It is notably curious and rather mystifying that within the mainstream development studies discipline, science and technology are not considered and regarded as tools to advance progress and human wellbeing. For decades, some of the most critical advancements in human progress has come through scientific and technological ingenuity. For instance, the Green Revolution: which revolutionized agriculture across the global south, feeding millions of mouths during that process. Of late, however, this thread is receiving a fillip through bilateral assistance – Obama administration’s QDDR places considerable premium on mainstreaming science and technology in American foreign policy. The broader field as its becoming to known is Science Diplomacy, which encapsulates all efforts undertaken by governments to integrate science and technology as a tool of statecraft and diplomacy. The AAAS covers this terrain through its inter-disciplinary journal Science and Diplomacy. In a recent Science policy forum article, Thomas and Paul Bollyky capture this burgeoning trend under the Obama administration that has identified innovation as the “currency of the 21st century and the means by which the United States and its partners would create new jobs and tackle the global challenges of climate change, hunger, and disease.”
For the past year, we had been engaged in such an effort at the LKYSPP, seeking to facilitate and nurture science for development (and diplomacy) linkages within South Asia. However, since our effort originated from the non-state terrain and did not involve any governmental involvement or stake, it was called Science Engagement, not diplomacy. As a theme, we focused on rice by uniting rice scientists across South Asia and China to unite and discuss issues related to growing rice and how we can use science and technology to further that effort. One of the critical takeaways from the effort was the realization that scientists across the region are assiduously leveraging technology to raise crop yields given rising deficits, mainly labor, land, water and uncertainties associated with varying climate patterns. One of the major bottlenecks, that can be tackled through surmounted external financing, include chronic capital shortages for research, hiring scientists and retaining them, purchasing technology and also for small-scale research activities, including travels, conferences, joint projects, etc. The endeavor was a success; it vindicated our efforts and intentions of designing and undertaking this effort. And through it, we realized that great potential exists to deepen work on this thread. Indeed, many similar efforts are already underway across Africa and some in Southeast and South Asia. Calestous Juma’s work on this front is well known.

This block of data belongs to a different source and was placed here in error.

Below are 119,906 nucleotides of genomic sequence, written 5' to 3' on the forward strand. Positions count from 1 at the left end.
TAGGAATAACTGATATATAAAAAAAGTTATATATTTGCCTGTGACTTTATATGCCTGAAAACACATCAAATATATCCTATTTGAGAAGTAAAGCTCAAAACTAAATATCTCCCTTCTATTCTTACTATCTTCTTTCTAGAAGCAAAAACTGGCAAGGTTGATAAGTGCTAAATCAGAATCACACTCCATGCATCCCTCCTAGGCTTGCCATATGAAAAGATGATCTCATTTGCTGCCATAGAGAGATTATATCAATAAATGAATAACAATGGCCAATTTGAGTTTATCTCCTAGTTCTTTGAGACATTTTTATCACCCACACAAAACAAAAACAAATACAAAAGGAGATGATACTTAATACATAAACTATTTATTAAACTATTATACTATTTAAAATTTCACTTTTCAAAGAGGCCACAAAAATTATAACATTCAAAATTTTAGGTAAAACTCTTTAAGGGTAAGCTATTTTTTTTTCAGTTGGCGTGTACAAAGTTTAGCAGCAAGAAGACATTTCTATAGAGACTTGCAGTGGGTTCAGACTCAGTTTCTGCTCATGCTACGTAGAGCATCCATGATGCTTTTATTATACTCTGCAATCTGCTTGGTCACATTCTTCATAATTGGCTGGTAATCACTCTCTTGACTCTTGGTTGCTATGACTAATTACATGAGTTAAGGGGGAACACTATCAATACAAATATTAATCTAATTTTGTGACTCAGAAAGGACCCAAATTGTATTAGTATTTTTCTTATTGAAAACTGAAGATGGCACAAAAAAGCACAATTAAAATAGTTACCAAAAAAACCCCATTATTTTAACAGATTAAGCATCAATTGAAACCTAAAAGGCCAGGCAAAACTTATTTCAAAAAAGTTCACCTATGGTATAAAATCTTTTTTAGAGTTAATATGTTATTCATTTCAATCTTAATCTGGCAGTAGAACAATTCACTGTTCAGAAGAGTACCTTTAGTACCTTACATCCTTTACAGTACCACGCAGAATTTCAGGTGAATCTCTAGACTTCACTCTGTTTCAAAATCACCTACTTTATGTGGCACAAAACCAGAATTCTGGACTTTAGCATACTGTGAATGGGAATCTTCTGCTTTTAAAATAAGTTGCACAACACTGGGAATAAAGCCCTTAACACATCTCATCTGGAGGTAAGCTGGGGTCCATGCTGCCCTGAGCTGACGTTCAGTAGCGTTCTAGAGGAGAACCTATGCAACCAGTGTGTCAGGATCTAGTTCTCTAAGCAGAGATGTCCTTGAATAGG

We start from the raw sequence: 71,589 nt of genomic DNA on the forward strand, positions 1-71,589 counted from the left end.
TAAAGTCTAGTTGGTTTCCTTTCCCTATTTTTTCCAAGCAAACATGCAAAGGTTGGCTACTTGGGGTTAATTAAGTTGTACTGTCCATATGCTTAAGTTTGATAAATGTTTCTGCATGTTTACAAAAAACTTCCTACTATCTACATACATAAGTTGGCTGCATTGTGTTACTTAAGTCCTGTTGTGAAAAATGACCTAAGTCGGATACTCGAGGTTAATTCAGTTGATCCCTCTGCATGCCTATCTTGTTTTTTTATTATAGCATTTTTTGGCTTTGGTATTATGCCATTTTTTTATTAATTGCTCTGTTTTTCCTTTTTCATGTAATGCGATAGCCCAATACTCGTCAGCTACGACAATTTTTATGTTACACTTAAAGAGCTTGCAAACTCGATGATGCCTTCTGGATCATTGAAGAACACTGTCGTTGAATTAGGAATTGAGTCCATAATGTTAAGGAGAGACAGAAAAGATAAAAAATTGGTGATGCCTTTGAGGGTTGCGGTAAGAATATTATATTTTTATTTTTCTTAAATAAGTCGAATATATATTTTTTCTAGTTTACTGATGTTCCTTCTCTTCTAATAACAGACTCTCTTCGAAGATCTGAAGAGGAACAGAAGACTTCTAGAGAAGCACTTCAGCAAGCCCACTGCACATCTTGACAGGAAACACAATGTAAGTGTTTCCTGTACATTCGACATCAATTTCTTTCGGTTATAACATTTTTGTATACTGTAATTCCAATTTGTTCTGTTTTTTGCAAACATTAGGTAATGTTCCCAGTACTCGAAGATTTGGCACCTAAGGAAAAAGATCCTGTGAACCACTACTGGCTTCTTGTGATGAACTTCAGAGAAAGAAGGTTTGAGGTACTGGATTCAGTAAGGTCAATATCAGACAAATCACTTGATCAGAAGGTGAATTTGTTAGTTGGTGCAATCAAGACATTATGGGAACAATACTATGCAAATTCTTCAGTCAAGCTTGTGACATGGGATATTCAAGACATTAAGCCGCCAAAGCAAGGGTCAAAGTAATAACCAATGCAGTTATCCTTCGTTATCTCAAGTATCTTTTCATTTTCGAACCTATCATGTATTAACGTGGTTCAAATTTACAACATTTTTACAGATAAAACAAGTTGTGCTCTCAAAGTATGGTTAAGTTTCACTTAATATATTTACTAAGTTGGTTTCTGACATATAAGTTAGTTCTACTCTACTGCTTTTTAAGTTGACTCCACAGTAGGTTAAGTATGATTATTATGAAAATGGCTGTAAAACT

As mentioned, I’ll cover this particular theme on this blog through regular posts and developments. More work, research and policy efforts, are sorely needed. As our initiative’s report underscores, there exists several possibilities to deepen work on this thread through building scientific networks within and beyond regions and more importantly, establishing venues and mechanisms that connect them for possible mutually beneficial projects.